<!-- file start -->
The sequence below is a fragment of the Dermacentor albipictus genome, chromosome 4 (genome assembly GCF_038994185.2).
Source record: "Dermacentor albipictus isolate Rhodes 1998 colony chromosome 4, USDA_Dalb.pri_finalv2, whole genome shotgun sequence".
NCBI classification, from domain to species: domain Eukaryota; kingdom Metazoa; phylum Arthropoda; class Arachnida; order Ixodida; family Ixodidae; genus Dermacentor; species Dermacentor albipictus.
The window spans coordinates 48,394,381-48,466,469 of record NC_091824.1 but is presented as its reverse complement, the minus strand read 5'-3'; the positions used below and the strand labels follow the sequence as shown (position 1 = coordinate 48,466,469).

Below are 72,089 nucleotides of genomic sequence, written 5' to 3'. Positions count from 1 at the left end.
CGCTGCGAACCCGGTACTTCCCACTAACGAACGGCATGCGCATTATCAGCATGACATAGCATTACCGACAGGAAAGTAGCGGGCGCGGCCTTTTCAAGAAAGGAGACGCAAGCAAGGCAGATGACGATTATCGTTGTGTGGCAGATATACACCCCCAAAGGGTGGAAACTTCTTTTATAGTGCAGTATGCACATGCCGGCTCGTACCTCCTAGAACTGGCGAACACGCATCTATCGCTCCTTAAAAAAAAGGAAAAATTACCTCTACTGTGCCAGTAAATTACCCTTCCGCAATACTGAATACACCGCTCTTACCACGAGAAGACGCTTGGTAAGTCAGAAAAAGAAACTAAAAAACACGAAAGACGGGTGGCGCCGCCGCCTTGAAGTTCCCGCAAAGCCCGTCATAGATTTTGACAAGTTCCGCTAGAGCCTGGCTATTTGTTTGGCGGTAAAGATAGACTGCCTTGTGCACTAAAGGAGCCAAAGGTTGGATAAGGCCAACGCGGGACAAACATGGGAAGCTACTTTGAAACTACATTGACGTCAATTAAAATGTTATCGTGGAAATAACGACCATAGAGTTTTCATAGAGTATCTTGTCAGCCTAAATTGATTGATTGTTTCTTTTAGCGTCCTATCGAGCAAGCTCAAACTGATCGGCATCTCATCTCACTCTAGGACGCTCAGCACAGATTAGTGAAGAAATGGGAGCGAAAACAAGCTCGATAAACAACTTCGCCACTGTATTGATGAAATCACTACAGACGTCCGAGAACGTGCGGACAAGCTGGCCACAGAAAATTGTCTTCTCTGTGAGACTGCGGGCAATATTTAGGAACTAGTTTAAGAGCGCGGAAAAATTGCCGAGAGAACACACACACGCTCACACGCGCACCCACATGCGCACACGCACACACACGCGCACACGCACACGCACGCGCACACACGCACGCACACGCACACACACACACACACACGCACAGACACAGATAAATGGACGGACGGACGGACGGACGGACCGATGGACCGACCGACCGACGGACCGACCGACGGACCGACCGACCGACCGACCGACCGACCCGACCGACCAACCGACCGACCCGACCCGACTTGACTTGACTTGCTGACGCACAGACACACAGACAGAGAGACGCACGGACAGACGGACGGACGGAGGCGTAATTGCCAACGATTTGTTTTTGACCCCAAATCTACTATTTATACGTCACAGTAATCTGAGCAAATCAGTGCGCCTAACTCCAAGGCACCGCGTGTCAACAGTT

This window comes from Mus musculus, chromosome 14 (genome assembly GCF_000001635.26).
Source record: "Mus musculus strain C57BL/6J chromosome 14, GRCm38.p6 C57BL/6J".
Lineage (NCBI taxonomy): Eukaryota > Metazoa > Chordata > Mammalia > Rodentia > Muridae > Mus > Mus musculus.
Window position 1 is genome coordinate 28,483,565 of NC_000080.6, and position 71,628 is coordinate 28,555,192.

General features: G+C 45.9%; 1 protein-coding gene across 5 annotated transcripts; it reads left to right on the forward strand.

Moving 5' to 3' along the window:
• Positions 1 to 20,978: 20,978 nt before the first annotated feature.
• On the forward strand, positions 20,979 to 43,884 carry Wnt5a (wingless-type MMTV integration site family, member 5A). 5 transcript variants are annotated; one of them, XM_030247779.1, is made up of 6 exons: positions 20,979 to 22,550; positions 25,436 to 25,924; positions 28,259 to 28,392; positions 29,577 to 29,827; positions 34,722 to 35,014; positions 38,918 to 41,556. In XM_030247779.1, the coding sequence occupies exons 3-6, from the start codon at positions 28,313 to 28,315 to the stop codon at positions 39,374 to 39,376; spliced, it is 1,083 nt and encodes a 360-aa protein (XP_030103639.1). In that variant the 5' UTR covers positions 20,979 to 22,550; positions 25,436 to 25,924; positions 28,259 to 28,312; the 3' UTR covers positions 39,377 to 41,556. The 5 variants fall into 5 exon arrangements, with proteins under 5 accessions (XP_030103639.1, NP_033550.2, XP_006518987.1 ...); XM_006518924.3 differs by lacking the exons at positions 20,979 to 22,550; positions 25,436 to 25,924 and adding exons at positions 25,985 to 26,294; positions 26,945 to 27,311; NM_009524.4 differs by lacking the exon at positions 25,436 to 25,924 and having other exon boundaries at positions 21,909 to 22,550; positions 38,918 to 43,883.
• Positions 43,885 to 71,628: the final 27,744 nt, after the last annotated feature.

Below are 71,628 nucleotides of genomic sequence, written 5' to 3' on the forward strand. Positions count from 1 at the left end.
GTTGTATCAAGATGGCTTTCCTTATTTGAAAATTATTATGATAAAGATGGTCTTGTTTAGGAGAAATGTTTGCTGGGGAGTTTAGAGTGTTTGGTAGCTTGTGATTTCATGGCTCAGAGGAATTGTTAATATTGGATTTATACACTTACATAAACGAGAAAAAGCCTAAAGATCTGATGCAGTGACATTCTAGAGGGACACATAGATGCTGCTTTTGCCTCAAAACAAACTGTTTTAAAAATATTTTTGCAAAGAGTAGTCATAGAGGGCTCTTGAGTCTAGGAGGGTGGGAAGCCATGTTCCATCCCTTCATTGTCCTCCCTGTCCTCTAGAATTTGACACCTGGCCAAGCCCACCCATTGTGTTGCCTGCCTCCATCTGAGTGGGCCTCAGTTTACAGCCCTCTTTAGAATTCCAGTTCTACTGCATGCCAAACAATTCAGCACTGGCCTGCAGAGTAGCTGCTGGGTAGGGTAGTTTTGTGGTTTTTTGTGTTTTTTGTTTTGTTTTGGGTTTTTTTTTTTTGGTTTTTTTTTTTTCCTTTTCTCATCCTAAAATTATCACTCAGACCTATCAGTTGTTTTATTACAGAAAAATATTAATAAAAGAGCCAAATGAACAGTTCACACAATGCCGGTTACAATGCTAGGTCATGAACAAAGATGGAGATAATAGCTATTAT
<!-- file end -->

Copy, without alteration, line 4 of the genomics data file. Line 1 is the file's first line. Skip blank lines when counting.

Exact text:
The window spans coordinates 48,394,381-48,466,469 of record NC_091824.1 but is presented as its reverse complement, the minus strand read 5'-3'; the positions used below and the strand labels follow the sequence as shown (position 1 = coordinate 48,466,469).